As for it’s streaming capabilities now the unit comes with all the usual services you can imagine. The supported list is quite extensive including TuneIn, Spotify Connect, Tidal, Deezer, Amazon Music, Sound Cloud and Napster among others. But streaming is not limited only to online streaming services. If you happen to have a network drive or NAS server connected to your local network you can stream audio from there also.
In order to offer all these features it was a given that the unit would come with both wired and wireless connectivity. It’s built-in WiFi can support either 2.4GHz or 5GHz in wireless mode but if it happens you to have connection problems then a wired connection usually can save you from all this trouble. We tried to stream some music with a 2.4GHz wireless connection and we didn’t experience any problems as our connection was rock solid.
Another way to stream music through the receiver is through the included front USB port. If you have an external storage of flash drive this port is ideal for quick access to your music files. Obviously if you have a Bluetooth enabled device you can also use that way to stream audio from your device to the receiver. Pairing the two is as easy as it can get and if you have ever used Bluetooth before the process is exactly the same. Lastly Apple lovers can use Airplay to stream music to the receiver from their Apple devices.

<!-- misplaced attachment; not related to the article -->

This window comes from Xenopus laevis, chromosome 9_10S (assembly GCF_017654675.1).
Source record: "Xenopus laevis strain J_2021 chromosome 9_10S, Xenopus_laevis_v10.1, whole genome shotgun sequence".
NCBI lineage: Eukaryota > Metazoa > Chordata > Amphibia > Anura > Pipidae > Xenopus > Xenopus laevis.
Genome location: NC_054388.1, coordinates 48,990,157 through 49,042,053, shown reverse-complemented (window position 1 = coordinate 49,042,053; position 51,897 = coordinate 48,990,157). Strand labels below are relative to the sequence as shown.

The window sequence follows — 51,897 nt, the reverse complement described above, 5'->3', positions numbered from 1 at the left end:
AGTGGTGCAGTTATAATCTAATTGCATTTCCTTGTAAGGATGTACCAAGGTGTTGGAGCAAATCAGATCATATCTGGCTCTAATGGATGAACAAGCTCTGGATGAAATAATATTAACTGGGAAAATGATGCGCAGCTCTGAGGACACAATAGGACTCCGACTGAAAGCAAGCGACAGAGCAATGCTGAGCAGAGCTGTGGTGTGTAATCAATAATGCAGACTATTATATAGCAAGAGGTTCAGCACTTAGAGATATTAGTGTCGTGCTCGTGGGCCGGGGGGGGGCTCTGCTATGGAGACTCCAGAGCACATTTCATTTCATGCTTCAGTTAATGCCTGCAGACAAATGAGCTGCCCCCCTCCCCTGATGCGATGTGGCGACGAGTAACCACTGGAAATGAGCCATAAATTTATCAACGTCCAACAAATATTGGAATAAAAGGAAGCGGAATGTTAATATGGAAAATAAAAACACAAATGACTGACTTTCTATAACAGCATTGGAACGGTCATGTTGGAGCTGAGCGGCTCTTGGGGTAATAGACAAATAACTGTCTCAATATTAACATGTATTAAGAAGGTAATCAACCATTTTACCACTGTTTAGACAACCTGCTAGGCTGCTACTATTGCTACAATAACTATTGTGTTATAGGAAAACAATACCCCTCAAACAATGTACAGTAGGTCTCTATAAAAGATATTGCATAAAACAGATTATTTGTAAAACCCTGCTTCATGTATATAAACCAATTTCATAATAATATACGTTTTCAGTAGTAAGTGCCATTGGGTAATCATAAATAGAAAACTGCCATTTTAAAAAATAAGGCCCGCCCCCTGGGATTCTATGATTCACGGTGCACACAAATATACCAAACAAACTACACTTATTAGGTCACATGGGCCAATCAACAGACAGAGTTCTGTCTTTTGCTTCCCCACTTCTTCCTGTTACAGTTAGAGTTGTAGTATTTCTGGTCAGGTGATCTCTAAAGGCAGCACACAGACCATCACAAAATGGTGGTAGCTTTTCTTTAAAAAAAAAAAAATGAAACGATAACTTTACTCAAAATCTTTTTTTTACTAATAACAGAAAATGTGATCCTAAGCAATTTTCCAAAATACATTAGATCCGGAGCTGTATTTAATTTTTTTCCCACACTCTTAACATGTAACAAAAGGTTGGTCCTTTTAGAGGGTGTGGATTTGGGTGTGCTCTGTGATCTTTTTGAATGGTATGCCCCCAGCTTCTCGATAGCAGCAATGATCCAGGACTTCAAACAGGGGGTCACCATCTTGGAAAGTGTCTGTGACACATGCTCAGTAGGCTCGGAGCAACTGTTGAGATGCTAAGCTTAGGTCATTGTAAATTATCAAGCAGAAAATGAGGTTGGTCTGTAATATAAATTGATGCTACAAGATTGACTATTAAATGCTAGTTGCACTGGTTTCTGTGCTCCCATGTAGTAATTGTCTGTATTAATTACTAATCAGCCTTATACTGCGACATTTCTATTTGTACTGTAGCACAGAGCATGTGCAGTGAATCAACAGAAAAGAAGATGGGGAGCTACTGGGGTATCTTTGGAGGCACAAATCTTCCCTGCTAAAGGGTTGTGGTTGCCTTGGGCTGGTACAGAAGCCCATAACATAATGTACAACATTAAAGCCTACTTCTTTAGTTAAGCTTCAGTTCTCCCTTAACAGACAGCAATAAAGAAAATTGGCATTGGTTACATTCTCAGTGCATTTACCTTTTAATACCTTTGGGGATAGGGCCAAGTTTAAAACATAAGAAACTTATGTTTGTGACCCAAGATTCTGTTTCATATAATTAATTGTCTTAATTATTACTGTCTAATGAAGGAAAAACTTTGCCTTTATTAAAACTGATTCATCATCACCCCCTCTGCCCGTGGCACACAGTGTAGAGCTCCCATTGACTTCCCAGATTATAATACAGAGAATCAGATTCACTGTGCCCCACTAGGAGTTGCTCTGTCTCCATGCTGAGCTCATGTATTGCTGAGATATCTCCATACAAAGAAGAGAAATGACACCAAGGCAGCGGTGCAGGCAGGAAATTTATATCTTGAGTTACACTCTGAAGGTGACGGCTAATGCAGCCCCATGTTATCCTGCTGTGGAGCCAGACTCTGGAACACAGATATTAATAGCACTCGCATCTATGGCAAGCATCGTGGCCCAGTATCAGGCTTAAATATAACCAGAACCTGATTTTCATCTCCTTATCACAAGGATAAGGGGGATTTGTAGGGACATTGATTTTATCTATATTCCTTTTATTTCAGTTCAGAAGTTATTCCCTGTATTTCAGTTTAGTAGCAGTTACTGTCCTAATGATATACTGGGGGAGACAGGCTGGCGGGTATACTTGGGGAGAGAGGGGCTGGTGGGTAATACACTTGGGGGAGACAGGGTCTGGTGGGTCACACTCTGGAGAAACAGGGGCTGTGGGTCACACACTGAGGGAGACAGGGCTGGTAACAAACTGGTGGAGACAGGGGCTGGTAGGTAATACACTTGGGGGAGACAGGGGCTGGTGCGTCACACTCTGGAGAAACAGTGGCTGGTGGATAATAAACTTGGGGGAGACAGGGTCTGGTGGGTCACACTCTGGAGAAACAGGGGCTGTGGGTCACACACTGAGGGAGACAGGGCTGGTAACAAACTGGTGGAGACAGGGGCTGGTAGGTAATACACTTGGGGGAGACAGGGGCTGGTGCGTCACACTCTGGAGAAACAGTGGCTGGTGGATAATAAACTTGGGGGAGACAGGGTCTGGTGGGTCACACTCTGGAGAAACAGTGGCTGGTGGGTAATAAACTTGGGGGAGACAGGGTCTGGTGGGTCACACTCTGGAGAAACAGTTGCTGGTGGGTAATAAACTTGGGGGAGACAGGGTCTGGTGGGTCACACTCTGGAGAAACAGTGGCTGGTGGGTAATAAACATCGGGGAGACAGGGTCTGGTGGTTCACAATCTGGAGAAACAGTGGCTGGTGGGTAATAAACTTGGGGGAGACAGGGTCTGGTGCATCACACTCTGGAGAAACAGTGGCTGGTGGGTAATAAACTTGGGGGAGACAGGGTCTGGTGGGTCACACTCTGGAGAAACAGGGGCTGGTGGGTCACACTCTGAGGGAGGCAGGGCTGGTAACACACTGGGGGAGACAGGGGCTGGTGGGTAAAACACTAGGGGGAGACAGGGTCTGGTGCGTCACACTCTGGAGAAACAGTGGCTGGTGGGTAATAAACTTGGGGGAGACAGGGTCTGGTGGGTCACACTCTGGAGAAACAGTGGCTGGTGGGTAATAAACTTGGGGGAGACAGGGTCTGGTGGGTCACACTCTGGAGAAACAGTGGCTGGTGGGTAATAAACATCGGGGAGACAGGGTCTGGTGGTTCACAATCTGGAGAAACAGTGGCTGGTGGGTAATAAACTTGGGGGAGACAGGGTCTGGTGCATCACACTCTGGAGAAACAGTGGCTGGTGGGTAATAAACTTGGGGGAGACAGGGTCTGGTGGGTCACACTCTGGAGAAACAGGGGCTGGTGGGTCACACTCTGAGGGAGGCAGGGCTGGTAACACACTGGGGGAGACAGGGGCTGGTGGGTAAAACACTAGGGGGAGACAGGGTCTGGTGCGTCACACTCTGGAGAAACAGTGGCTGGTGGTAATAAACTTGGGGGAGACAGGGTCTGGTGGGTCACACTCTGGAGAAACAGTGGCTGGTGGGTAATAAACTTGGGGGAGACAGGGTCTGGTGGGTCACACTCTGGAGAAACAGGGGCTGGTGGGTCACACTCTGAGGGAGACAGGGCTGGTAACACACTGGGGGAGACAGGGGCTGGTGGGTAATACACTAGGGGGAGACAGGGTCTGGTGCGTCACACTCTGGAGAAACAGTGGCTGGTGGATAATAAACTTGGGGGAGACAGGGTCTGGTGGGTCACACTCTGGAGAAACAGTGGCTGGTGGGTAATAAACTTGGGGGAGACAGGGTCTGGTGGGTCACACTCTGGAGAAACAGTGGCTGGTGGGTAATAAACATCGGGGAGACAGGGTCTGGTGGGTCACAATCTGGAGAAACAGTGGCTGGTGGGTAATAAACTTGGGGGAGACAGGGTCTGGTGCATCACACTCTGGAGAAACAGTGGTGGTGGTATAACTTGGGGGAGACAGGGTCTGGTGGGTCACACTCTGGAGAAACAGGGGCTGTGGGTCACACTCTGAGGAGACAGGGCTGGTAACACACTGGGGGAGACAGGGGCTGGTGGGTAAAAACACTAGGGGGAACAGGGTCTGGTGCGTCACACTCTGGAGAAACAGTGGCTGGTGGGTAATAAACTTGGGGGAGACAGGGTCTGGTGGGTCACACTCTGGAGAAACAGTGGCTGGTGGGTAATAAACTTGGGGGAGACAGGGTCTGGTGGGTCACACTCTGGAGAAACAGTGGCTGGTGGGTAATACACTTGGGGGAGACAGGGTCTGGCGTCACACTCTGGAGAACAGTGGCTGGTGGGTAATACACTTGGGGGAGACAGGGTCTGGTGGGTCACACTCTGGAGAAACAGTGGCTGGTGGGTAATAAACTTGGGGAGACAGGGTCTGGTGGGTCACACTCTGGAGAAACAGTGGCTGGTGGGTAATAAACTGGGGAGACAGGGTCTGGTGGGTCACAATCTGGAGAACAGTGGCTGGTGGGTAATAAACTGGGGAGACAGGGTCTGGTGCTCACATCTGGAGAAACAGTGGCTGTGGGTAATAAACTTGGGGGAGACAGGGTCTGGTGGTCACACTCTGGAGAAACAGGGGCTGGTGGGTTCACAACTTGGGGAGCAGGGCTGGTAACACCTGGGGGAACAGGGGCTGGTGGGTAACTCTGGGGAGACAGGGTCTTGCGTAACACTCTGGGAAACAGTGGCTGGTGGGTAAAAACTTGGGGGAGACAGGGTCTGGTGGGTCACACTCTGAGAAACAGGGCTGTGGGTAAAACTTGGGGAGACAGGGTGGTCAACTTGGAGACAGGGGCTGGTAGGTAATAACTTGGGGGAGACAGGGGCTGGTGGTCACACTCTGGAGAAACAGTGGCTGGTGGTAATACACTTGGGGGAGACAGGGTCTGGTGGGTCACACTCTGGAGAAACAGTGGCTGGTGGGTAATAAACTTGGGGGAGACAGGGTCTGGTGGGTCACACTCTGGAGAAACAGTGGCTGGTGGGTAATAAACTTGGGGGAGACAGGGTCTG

When it comes to it’s multi-room capabilities the X3600H supports the usual HEOS technology that is a feature you can use to connect other HEOS enabled speakers around your house wirelessly. Another feature that has become a standard lately is Airplay 2 which is a similar technology made by Apple. With Airplay 2 you can stream music to any Airplay 2 enabled speakers or other Apple devices. The unit also supports wired multi-zones with a maximum of two being supported.
Voice control has become the shiny new thing when it comes to home automation and most newly released receivers support one or more of these platforms. All new models from Denon seems to include every known voice control platform in existence with Amazon Alexa, Google Assistant, Apple Siri, through the Airplay app, and Josh.ai all being present making this model future proof in this regard.